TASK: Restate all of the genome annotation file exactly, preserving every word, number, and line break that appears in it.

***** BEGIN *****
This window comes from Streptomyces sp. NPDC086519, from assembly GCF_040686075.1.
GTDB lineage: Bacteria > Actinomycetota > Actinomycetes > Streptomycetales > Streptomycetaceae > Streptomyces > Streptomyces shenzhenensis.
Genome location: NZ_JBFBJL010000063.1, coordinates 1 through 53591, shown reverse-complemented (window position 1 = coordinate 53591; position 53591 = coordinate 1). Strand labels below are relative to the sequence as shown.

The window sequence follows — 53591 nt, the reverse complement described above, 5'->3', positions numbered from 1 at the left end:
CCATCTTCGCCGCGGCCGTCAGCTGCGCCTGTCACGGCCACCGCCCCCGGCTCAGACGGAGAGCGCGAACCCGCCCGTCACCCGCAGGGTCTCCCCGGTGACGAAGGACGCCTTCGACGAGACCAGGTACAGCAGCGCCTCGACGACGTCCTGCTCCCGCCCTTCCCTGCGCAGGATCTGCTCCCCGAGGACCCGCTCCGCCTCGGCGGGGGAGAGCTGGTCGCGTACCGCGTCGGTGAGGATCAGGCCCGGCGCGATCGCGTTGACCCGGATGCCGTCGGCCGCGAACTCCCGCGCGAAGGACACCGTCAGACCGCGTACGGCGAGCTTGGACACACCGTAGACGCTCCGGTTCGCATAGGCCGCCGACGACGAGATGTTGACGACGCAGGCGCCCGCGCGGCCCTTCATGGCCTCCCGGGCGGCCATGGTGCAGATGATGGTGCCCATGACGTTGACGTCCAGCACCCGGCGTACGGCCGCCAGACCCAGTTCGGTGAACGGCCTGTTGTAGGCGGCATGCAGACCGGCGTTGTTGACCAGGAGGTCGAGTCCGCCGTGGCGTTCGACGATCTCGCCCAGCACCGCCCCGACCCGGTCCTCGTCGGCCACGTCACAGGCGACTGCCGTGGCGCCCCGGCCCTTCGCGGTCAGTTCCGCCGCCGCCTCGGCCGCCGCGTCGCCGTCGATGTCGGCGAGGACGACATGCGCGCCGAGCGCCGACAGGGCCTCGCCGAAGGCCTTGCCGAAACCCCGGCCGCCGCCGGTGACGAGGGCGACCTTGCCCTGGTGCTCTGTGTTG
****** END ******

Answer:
This window comes from Streptomyces sp. NPDC086519, from assembly GCF_040686075.1.
GTDB lineage: Bacteria > Actinomycetota > Actinomycetes > Streptomycetales > Streptomycetaceae > Streptomyces > Streptomyces shenzhenensis.
Genome location: NZ_JBFBJL010000063.1, coordinates 1 through 53591, shown reverse-complemented (window position 1 = coordinate 53591; position 53591 = coordinate 1). Strand labels below are relative to the sequence as shown.

The window sequence follows — 53591 nt, the reverse complement described above, 5'->3', positions numbered from 1 at the left end:
CCATCTTCGCCGCGGCCGTCAGCTGCGCCTGTCACGGCCACCGCCCCCGGCTCAGACGGAGAGCGCGAACCCGCCCGTCACCCGCAGGGTCTCCCCGGTGACGAAGGACGCCTTCGACGAGACCAGGTACAGCAGCGCCTCGACGACGTCCTGCTCCCGCCCTTCCCTGCGCAGGATCTGCTCCCCGAGGACCCGCTCCGCCTCGGCGGGGGAGAGCTGGTCGCGTACCGCGTCGGTGAGGATCAGGCCCGGCGCGATCGCGTTGACCCGGATGCCGTCGGCCGCGAACTCCCGCGCGAAGGACACCGTCAGACCGCGTACGGCGAGCTTGGACACACCGTAGACGCTCCGGTTCGCATAGGCCGCCGACGACGAGATGTTGACGACGCAGGCGCCCGCGCGGCCCTTCATGGCCTCCCGGGCGGCCATGGTGCAGATGATGGTGCCCATGACGTTGACGTCCAGCACCCGGCGTACGGCCGCCAGACCCAGTTCGGTGAACGGCCTGTTGTAGGCGGCATGCAGACCGGCGTTGTTGACCAGGAGGTCGAGTCCGCCGTGGCGTTCGACGATCTCGCCCAGCACCGCCCCGACCCGGTCCTCGTCGGCCACGTCACAGGCGACTGCCGTGGCGCCCCGGCCCTTCGCGGTCAGTTCCGCCGCCGCCTCGGCCGCCGCGTCGCCGTCGATGTCGGCGAGGACGACATGCGCGCCGAGCGCCGACAGGGCCTCGCCGAAGGCCTTGCCGAAACCCCGGCCGCCGCCGGTGACGAGGGCGACCTTGCCCTGGTGCTCTGTGTTG